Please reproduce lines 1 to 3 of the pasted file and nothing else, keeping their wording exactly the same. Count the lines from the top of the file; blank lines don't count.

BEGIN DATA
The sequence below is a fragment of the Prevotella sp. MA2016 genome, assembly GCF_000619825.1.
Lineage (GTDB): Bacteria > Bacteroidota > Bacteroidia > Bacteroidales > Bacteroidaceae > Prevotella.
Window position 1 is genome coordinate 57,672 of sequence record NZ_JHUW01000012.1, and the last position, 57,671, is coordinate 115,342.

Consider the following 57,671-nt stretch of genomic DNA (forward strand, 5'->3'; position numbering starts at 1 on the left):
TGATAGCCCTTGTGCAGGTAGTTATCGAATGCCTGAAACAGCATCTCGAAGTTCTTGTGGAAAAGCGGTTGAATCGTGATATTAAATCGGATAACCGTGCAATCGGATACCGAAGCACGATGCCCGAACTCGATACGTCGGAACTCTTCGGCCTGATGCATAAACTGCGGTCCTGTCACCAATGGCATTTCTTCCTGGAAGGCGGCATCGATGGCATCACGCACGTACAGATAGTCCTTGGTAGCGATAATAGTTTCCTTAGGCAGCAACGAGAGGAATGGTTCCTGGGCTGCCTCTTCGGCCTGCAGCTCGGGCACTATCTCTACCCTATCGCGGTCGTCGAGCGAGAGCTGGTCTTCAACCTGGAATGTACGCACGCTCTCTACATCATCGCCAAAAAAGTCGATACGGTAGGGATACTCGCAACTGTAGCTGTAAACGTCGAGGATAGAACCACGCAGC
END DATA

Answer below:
The sequence below is a fragment of the Prevotella sp. MA2016 genome, assembly GCF_000619825.1.
Lineage (GTDB): Bacteria > Bacteroidota > Bacteroidia > Bacteroidales > Bacteroidaceae > Prevotella.
Window position 1 is genome coordinate 57,672 of sequence record NZ_JHUW01000012.1, and the last position, 57,671, is coordinate 115,342.